Nearly two hundred educators and trainers from eighteen countries gathered on May 15th and 16th to share ideas about teaching mediation. It was unusual for mediation teachers and trainers from fields as diverse as law, family services, public management, business, international relations, urban planning, community development, psychotherapy, and education to share ideas on how and why they teach mediation the way they do. The emphasis was very much on “show me” and not just “tell me.” So, the group watched an extended excerpt from a video of a live landlord-tenant mediation (recorded just for the Conference, but soon to be available through the PON Clearinghouse) and listened as mediation instructors from different fields identified the teaching moments in the DVD that they felt provided important learning opportunities (and why). Similarly, a group of graduate students participated in a live role play in front of the entire assembly while instructors from different fields modeled their teaching strategies by asking these students specific questions (and explained why these seemed like the right questions to ask). A third panel looked at reflective journal entries prepared by students in a mediation course and talked about how these responses indicate what our students are learning and how effectively we are teaching.
A panel on adult learning (with Professors Eleanor Duckworth and Martha Stone Wiske from Harvard’s Graduate School of Education) and a session on educational technology (led by Steven Brams, Professor of Political Science at New York University, who demonstrated his Fair Outcomes software) branched into topics of great interest to mediation teachers and trainers. The full conference explored arguments for and against “mainstreaming” mediation pedagogy — that is, teaching mediation competencies and sensibilities to a variety of learners from a wide range of disciplines and fields.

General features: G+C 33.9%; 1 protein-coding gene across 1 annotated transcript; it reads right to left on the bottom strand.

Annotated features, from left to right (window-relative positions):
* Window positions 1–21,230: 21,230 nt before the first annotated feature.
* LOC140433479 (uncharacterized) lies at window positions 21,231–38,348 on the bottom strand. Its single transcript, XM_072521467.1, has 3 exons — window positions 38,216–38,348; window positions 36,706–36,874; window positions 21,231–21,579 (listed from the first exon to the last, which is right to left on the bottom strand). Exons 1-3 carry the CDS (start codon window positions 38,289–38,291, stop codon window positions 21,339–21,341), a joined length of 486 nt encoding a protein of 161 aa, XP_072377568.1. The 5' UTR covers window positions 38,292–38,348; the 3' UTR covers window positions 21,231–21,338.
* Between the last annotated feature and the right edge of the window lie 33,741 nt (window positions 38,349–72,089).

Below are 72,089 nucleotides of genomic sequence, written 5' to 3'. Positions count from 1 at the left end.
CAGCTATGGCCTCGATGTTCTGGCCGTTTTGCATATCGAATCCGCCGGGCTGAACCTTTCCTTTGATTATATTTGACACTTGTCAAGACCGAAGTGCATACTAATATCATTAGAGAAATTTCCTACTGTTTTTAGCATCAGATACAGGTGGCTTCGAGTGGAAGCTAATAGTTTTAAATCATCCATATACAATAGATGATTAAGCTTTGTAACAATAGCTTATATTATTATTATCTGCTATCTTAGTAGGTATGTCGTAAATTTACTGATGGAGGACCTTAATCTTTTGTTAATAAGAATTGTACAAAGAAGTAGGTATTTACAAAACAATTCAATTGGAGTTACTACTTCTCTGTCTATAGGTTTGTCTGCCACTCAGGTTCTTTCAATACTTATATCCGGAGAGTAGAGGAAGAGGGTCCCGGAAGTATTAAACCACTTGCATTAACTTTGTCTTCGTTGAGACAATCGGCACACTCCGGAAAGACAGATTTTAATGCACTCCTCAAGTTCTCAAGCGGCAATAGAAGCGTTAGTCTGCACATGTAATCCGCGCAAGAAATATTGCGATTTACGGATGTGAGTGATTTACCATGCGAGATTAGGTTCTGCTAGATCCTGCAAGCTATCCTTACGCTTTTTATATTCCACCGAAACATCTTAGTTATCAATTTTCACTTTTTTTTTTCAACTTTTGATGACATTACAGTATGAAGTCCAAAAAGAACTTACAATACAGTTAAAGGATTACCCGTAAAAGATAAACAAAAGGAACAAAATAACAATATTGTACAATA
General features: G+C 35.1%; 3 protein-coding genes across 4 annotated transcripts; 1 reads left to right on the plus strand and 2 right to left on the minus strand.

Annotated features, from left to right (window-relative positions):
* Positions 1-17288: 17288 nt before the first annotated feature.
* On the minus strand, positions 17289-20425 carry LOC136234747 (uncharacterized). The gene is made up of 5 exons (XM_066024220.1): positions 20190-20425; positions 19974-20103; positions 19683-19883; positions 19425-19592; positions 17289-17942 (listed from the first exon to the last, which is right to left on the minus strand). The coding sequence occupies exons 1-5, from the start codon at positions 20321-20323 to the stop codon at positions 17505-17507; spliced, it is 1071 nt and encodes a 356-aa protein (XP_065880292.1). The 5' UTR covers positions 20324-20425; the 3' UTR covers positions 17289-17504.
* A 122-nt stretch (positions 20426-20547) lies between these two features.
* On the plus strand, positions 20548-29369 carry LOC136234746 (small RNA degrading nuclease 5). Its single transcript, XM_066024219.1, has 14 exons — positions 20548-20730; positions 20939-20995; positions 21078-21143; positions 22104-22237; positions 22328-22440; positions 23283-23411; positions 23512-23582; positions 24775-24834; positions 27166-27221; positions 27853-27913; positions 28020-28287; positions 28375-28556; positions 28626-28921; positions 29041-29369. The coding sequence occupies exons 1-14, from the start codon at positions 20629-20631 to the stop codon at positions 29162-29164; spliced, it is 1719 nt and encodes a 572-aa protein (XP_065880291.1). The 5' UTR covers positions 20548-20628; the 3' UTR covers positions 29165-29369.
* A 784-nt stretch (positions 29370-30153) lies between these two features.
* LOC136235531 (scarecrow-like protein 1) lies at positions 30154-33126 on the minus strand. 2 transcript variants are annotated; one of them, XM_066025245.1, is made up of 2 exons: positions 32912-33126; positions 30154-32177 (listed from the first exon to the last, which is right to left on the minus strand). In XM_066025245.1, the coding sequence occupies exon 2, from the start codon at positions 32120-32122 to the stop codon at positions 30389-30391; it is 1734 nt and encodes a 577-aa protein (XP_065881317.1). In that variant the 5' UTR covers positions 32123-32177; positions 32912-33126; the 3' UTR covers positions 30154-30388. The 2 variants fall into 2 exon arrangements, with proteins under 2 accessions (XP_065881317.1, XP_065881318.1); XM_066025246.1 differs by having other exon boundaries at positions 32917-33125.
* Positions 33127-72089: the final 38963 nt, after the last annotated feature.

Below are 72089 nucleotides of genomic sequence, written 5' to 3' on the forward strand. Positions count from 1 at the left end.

The conference was organized by MIT Professor Larry Susskind, Vice-Chair for Instruction at PON, Mike Wheeler, Professor at Harvard Business School and Melissa Manwaring, Director of Curriculum Development at PON.
In one of the three highly entertaining conference summaries, Bruce Patton from Vantage Partners and the Harvard Negotiation Project differentiated among the educational objectives of mediation teachers and trainers. Some strive to ensure that their students understand what mediation is and how it works. These instructors typically use readings, videos, and lectures to convey concepts and frameworks. They rely on papers, tests and class dialogue to determine whether students have learned what they have been taught. A second group aims to help their students develop what Bruce called “educate eyes.” These teachers arrange for their students to watch and give feedback to other mediators. They teach their students to critique mediation performance and know how to coach others. A third group of instructors (particularly trainers) want students to be able to apply what they have learned about mediation. These students need opportunities to experiment and reflect on their own performance. A final group seeks to empower their students to extend what they have learned so that they can contribute to the continued development of theory and practice. This group of learners needs to participate in rigorous comparative analyses so that they will have a basis for generating new ideas and practice moves on their own.
The full conference program is available at http://pon.harvard.edu/daily/mediation-pedagogy-conference/
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